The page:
Review: TomTom Touch
The Touch’s unique feature is the ability to calculate body composition, differentiating between muscle component and body fat
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At first glance, the TomTom Touch looks like just about any other fitness tracker. The basics are in place, with a rubber strap and IPX7 water-resistance capabilities. The Touch’s unique feature, however, is the ability to calculate body composition, differentiating between muscle component and body fat. The Touch has an optical heart-rate sensor, which is positioned on the underside of the tracker module so that it sits flush against the skin. There is a silver metal disc just below the display—place your finger on the disc and stand straight, without your arms touching the sides of the body, and the algorithm will give you an approximate idea of body fat and muscle composition. Keep in mind though that the reading does not replace medical tests, but can give a good idea about what sort of fitness regimen you should undertake.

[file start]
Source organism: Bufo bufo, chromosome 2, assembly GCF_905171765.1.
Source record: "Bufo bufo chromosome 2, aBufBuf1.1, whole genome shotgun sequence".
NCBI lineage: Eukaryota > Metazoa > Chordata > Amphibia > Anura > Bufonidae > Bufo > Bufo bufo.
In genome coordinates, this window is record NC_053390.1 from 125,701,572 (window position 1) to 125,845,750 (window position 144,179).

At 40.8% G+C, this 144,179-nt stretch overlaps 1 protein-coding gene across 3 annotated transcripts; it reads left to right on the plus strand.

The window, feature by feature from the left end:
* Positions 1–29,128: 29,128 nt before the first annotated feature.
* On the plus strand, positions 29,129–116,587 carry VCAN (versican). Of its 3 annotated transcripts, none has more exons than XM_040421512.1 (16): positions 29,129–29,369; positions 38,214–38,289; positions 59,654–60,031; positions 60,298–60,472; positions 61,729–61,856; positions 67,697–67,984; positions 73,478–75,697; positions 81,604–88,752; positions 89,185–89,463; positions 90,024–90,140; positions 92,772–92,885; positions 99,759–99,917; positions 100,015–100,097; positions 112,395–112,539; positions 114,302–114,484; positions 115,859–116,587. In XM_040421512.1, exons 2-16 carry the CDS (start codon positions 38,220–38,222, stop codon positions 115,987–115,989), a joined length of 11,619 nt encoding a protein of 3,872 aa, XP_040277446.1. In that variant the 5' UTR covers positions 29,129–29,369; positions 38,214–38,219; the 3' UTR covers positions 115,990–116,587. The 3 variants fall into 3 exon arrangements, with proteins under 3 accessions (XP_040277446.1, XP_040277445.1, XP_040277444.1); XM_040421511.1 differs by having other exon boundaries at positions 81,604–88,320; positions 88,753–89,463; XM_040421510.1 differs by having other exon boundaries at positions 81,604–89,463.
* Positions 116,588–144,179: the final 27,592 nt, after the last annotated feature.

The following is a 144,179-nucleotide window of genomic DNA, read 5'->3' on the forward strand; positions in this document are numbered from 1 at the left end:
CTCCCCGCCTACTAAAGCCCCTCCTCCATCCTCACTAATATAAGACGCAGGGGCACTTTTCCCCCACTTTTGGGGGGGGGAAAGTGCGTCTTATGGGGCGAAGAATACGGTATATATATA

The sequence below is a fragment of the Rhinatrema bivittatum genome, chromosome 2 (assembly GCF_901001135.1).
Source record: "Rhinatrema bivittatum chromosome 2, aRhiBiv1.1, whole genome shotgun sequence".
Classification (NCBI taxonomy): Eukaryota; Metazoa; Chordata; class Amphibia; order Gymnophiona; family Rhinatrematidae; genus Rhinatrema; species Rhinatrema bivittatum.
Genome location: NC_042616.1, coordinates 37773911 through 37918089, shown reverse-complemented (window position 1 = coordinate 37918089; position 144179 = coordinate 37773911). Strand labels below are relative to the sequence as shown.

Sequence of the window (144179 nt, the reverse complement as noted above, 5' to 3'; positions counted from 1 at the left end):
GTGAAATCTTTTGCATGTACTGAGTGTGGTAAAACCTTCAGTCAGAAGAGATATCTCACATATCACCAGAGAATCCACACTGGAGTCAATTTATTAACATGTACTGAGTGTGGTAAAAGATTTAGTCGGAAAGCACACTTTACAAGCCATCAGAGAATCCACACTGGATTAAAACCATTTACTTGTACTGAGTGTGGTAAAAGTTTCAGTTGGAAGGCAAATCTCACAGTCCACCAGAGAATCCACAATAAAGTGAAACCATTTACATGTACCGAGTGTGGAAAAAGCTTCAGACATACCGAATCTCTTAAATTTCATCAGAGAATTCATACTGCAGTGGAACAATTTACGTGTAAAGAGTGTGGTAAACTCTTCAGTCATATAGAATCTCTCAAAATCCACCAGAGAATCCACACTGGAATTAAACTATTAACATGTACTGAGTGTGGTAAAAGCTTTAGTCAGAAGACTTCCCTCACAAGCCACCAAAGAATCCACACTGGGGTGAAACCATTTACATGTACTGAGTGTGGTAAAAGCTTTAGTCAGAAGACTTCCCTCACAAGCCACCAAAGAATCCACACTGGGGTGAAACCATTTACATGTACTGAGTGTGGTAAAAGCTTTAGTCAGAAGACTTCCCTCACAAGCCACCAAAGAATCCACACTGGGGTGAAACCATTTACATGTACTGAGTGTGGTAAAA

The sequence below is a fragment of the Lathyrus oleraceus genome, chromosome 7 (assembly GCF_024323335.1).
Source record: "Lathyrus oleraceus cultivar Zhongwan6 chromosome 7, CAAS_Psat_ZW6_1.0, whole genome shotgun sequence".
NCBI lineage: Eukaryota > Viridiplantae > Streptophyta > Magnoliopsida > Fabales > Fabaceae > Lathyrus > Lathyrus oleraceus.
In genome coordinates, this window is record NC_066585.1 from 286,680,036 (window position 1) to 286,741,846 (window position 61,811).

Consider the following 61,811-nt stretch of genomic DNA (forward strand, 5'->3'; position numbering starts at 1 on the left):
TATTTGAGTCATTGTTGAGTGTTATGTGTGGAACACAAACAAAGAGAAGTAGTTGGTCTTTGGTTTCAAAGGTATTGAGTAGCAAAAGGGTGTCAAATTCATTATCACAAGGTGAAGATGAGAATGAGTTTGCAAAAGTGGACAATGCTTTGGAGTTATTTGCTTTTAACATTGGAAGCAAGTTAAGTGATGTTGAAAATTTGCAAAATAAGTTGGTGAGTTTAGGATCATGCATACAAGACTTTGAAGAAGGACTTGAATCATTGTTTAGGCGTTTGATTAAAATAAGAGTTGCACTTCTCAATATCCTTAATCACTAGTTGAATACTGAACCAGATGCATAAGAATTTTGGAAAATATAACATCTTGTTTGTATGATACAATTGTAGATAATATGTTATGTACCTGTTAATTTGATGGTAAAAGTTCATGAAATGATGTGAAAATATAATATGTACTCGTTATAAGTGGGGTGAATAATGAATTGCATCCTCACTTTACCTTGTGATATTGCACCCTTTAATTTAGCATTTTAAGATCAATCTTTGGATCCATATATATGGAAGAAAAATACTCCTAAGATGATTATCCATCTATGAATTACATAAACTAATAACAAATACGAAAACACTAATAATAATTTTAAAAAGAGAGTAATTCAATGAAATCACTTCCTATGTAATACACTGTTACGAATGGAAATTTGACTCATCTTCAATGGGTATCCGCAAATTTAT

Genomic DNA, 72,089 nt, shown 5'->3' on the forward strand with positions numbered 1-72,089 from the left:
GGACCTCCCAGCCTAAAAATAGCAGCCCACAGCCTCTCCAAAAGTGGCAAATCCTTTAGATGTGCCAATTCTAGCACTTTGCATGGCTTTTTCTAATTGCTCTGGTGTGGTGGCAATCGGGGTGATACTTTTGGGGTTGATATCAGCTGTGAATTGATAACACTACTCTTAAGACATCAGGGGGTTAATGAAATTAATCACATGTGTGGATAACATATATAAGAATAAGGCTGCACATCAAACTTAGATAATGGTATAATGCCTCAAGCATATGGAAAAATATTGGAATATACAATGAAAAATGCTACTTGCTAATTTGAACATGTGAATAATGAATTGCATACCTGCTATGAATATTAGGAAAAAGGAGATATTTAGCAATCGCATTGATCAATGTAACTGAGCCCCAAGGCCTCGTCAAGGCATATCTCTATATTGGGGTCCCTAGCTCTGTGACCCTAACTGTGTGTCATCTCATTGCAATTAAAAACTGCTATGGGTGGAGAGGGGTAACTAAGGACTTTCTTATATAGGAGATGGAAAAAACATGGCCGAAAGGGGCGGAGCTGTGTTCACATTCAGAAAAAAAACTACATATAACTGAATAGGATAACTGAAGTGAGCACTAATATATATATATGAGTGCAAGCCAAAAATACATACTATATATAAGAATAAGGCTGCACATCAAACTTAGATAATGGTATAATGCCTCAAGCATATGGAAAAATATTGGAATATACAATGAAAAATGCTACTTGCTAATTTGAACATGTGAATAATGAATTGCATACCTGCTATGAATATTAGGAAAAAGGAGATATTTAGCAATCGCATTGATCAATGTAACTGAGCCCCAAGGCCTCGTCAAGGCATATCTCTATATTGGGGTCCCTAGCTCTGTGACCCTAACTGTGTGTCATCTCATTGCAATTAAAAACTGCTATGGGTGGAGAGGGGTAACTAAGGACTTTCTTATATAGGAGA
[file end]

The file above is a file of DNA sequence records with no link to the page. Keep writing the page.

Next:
For general activity tracking, the Touch does pretty much everything you would expect from a fitness band. It will calculate steps, distance travelled, approximate calories burnt, monitor heart rate and track your sleep (if you wear it to bed, that is). The step-tracking is pretty accurate, and in line with what the Fitbit Surge also registered. Like most wearables that rely on motion-sensing technology, however, it may detect false steps.
The TomTom Touch app (free for Android and iOS) is what you will need to refer to regularly, to understand your activity routine, how well it is progressing, and set sports modes and goals. While most features are readily available, it isn’t as slick or intuitive perhaps as the Fitbit app. Firmware updates for the Touch cannot be downloaded and installed via the app, and you must plug the tracker to your PC for updates. This seems a bit odd at a time when people are trading their PCs for iPads and smartphones.
The tracking module needs to be detached from the strap to reveal the micro USB port for charging. TomTom has opted for a strap-fastening mechanism that is perhaps not the slickest to use—the strap has to be threaded through a clasp and then pinned. The Touch’s battery lasts almost an entire week on a single charge, which is better than a lot of similarly priced rivals